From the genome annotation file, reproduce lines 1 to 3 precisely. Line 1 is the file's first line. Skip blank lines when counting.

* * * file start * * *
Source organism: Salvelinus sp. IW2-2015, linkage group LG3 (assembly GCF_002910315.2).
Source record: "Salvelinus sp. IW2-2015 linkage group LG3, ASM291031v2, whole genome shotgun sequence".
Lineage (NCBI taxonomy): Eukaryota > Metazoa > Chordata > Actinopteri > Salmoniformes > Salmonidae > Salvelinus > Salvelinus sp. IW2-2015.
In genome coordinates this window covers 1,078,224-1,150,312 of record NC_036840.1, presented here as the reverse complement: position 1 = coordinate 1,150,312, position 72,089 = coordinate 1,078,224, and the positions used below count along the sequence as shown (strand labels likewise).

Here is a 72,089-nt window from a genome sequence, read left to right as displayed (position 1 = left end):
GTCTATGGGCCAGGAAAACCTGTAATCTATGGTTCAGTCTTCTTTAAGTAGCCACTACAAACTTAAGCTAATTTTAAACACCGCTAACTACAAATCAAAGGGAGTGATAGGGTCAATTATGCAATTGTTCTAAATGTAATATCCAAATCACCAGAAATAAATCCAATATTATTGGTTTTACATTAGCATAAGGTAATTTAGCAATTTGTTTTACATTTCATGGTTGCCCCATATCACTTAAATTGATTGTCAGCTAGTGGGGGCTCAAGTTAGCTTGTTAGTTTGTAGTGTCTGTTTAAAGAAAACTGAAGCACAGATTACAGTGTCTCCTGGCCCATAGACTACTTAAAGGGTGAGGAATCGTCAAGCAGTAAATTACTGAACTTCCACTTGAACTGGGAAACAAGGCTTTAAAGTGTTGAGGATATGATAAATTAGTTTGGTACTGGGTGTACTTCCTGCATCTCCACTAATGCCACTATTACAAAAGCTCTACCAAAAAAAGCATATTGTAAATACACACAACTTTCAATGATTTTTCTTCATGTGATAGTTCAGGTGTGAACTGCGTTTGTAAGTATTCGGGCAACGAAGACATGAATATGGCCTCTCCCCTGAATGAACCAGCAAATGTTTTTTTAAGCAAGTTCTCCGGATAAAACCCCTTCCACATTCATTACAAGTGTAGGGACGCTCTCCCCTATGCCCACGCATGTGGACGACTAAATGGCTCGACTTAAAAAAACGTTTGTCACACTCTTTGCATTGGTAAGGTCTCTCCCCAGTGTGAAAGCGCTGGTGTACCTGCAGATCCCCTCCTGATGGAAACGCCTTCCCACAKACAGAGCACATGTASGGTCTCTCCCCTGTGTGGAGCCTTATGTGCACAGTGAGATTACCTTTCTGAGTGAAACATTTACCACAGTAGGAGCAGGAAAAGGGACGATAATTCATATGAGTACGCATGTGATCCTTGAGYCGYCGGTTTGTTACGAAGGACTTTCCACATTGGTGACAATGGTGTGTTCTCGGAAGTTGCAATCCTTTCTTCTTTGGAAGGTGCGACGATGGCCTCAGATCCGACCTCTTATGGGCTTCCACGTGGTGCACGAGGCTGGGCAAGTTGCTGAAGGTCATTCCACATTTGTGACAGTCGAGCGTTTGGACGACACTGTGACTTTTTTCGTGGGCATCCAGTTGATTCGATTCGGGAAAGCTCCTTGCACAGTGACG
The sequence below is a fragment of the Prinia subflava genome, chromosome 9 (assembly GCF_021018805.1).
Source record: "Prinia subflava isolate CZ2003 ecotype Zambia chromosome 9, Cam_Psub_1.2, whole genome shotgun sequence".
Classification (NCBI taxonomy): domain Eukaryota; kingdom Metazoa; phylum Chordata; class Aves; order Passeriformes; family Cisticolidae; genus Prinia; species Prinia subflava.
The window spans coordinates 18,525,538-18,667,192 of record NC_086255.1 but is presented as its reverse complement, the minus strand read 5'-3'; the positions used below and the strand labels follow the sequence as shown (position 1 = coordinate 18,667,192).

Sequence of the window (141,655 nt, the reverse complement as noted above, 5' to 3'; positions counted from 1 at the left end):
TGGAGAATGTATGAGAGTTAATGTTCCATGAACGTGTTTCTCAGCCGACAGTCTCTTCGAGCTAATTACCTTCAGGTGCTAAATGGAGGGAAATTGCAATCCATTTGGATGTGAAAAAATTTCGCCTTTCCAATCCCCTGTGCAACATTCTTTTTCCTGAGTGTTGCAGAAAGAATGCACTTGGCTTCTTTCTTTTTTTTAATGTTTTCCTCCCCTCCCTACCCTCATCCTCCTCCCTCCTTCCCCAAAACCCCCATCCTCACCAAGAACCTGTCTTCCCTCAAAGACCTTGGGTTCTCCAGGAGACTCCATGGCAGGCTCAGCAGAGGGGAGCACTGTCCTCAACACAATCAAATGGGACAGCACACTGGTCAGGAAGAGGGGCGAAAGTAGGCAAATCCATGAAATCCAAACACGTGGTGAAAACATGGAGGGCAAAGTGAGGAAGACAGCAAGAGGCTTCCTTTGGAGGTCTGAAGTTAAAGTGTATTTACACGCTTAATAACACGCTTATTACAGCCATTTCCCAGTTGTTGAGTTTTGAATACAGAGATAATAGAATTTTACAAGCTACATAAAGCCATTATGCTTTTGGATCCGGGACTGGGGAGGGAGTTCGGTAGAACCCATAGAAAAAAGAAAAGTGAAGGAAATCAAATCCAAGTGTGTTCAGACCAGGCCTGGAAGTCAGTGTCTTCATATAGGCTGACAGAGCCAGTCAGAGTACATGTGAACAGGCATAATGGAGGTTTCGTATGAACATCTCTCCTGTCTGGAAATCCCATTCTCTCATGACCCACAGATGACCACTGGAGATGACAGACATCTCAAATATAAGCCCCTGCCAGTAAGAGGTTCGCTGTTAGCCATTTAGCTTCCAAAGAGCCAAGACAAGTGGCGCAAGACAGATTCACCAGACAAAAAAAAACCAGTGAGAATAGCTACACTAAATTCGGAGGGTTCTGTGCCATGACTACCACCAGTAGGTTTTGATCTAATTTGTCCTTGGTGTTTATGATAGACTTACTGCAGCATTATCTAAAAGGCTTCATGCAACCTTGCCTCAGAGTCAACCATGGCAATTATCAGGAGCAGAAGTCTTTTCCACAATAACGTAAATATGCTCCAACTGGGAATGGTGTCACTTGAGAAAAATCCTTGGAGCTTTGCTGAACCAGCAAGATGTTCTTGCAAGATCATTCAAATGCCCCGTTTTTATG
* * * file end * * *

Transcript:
Source organism: Salvelinus sp. IW2-2015, linkage group LG3 (assembly GCF_002910315.2).
Source record: "Salvelinus sp. IW2-2015 linkage group LG3, ASM291031v2, whole genome shotgun sequence".
Lineage (NCBI taxonomy): Eukaryota > Metazoa > Chordata > Actinopteri > Salmoniformes > Salmonidae > Salvelinus > Salvelinus sp. IW2-2015.